Abandoned 1894 Carleton Villa Getting New Life After Selling for $300K

In a charming spot called Cape Vincent, New York, nestled in the United States, there’s this unique place known as 13618 Carleton Island Lot 1, also called Carleton Villa. Believe it or not, this old villa, which had been left abandoned for more than seventy years, has just been sold for a surprising $300,000! It had actually been up for sale for quite a few years before finding its new owner. And guess what? The buyer is Ronald Clapp, a real estate investor from Florida, who has exciting plans to bring this long-forgotten home back to life! Ronald intends to give it a new purpose by turning it into a charming bed and breakfast.

Carleton Villa was brought to life by an architect named William Miller back in 1894. It was originally built for William O. Wyckoff, a man who made his fortune by helping the Remington Arms Company make typewriters popular. Interestingly, this lavish estate was meant to be both a summer residence and a place for extravagant parties. It was the grandest home in the Thousand Islands area and can be found on Carleton Island, where Lake Ontario meets the St. Lawrence River. Unfortunately, William O. Wyckoff’s wife passed away just before they could move in, and he himself passed away shortly after spending his first night there.

After Wyckoff’s passing, the villa was bought by Clarence Wyckoff, one of his sons. However, due to the hardships of the Great Depression, the family had to sell their beloved home. General Electric then bought the property with plans to demolish it and use the land for other purposes. They even let people salvage items from the villa. Many windows, even the stained glass ones, were taken out, and parts of the building were torn down. World War II eventually stopped these demolition efforts, and General Electric left the property as it was. Only later did they decide to bring down the large tower for safety reasons.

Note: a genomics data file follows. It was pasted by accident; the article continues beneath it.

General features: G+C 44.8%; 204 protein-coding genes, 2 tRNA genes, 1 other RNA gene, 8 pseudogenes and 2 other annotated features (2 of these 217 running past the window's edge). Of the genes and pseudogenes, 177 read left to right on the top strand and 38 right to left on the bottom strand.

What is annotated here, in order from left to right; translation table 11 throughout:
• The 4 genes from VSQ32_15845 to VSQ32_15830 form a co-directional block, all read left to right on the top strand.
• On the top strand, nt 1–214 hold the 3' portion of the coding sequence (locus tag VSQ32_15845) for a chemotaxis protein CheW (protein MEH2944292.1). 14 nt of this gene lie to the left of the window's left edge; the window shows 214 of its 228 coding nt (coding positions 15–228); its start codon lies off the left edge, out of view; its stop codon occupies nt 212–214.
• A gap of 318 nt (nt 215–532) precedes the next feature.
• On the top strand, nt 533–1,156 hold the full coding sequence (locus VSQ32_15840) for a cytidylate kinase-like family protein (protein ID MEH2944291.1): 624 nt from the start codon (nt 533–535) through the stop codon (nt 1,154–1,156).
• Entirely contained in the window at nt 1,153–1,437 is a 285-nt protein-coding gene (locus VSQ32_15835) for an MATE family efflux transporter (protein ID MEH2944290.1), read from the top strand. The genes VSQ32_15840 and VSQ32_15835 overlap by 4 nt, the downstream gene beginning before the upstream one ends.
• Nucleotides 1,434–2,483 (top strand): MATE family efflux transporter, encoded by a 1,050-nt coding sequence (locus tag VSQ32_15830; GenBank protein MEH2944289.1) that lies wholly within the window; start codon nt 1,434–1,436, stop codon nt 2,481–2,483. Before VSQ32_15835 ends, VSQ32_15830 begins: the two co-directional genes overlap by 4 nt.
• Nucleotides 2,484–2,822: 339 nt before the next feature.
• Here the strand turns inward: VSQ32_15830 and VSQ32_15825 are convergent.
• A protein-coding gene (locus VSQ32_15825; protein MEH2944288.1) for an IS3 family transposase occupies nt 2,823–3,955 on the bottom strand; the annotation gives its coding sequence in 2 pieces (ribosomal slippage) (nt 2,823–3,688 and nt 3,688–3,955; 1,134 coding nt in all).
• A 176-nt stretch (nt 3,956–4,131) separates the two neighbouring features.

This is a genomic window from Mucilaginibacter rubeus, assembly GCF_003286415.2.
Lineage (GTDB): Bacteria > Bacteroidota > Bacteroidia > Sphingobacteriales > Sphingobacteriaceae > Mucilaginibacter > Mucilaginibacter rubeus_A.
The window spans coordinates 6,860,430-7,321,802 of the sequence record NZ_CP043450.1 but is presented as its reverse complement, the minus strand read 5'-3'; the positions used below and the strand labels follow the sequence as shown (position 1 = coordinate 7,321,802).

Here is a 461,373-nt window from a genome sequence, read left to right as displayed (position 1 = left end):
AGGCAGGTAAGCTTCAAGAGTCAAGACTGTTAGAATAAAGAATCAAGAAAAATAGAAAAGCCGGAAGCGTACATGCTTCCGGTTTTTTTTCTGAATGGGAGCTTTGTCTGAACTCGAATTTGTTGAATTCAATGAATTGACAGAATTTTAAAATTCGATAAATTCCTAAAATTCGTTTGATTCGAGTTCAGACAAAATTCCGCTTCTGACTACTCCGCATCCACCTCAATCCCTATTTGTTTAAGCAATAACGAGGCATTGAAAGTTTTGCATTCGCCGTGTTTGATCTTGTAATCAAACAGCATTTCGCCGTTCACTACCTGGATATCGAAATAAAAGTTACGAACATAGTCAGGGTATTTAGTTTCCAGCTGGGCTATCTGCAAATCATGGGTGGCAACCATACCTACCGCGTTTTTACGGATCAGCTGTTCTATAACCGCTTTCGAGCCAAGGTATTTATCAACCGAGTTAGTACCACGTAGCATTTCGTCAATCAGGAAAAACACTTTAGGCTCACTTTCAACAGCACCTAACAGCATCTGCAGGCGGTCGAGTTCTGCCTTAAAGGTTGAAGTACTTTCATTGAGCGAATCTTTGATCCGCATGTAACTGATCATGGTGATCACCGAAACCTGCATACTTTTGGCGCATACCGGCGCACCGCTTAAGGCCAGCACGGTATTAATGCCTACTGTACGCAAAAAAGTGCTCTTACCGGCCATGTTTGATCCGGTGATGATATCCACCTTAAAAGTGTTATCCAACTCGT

The Carleton Island villa sits on a spacious 6.9 acres of land and boasts three different access points to the waterfront: 198 feet right in front of the villa, 287 feet along North Bay, and 330 feet along South Bay. Despite more than seventy years of neglect, the villa’s stone base is still standing, while the upper stories supported by wooden frames have deteriorated. Surprisingly, the island still has access to water and power, though not directly connected to the villa’s utilities. The villa was constructed around 1895 and saw use until around 1927.

Around the time of World War II, contractors were allowed to enter the villa and remove interior elements like doors and windows, leaving it exposed to the elements. The Carleton Island property was initially listed for $375,000, with Barry Kukowski from Howard Hanna Clayton as the listing agent. Exciting things are in store for the future of Carleton Villa!

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